Aug. 31st is International Overdose Awareness Day: A day to remember the lives lost to overdose and raising awareness to addiction.
“This story is personal to me,” says Nancy Dow, Addiction Treatment Services Family Support Coordinator. “I lost my daughter Dana a little over four years ago to a prescription opiate overdose.”
According to the Centers for Disease Control, 93,000 people died due to an overdose in 2020. Dow says her focus to end the epidemic is education.
“There are many opportunities to do this through resources we have available here at ATS, through Families Against Narcotics, Catholic Human Services,” says Dow. “There are many organizations here in Traverse City locally that have resources available to people.”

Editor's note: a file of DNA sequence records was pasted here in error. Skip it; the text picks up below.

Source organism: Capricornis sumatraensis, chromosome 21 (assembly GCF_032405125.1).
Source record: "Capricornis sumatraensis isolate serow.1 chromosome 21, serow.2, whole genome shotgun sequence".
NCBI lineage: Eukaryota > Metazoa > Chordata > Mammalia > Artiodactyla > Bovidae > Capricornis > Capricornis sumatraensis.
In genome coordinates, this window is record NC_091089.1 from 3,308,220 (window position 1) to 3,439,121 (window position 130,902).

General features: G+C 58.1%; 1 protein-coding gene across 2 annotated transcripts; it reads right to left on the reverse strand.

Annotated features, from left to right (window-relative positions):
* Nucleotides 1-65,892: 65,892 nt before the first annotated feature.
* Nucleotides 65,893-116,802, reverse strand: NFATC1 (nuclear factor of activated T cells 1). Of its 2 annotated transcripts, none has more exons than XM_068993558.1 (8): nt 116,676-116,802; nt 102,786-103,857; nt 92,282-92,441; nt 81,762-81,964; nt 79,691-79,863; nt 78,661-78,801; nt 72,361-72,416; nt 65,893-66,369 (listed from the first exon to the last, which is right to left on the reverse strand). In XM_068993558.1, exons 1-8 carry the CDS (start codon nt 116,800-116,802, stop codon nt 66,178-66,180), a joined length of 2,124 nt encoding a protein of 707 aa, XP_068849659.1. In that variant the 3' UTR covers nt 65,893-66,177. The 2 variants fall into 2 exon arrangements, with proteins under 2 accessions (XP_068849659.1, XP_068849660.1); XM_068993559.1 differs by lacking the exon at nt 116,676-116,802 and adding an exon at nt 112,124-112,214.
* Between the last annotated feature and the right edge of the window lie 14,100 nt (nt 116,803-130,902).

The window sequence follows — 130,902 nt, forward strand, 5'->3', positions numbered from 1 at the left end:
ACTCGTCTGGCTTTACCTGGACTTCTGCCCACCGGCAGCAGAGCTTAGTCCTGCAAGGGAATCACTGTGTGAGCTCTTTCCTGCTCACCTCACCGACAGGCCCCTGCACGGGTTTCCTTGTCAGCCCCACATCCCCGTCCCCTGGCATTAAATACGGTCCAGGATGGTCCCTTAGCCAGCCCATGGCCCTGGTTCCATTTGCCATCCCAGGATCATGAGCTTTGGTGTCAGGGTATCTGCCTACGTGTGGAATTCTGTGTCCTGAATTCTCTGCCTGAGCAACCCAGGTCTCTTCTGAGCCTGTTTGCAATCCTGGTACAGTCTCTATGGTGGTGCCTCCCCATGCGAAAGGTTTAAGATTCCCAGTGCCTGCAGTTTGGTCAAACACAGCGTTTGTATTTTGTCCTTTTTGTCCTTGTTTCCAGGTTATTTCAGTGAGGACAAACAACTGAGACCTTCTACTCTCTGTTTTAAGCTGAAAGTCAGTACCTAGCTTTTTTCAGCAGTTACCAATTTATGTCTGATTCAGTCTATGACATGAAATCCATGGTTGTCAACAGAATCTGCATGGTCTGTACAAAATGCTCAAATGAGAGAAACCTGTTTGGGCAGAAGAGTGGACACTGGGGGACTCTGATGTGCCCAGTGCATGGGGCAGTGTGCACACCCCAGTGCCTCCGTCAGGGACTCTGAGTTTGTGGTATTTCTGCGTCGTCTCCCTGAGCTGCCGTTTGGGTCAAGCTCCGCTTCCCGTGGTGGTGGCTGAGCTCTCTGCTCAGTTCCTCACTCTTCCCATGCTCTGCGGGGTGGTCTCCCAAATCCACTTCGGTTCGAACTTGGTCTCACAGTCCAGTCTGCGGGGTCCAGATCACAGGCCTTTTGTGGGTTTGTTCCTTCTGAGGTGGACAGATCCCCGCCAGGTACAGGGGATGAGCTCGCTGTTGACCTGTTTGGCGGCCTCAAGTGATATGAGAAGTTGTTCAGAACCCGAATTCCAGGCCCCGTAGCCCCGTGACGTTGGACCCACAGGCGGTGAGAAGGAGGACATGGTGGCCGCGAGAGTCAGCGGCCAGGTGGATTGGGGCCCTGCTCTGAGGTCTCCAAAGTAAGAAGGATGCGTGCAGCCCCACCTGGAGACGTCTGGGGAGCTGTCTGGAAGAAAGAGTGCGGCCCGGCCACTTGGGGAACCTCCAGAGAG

offers family support to help teach families and individuals about addiction as well as provide other addiction treatment resources.
offers a list of treatment resources.
People can help end addiction and prevent overdose, even if they aren’t affected by it.
“We need to learn how to break down walls of stigma and shame so that those who are struggling don’t feel shamed and judged so they will reach out and ask for help,” says D0w.
Mental health is also a factor for some people struggling with addiction.
“When you talk about mental health and addiction they go hand in hand so many times we have that dual diagnosis and unfortunately when one part of their struggle is better,” says Dow. “Maybe they have their mental heath in check their addiction may not be so we need to be able to address both.”
Nancy Dow is one of several parents whose children died to overdose and arranged Overdose Awareness Day ceremonies in Traverse City.
The 3rd annual ceremony is 7 p.m., Aug. 31st, at the Botanical Gardens at Historic Barnes Park in the “Walled Garden.” The ceremony honors those lost to an overdose with a message of hope and recovery.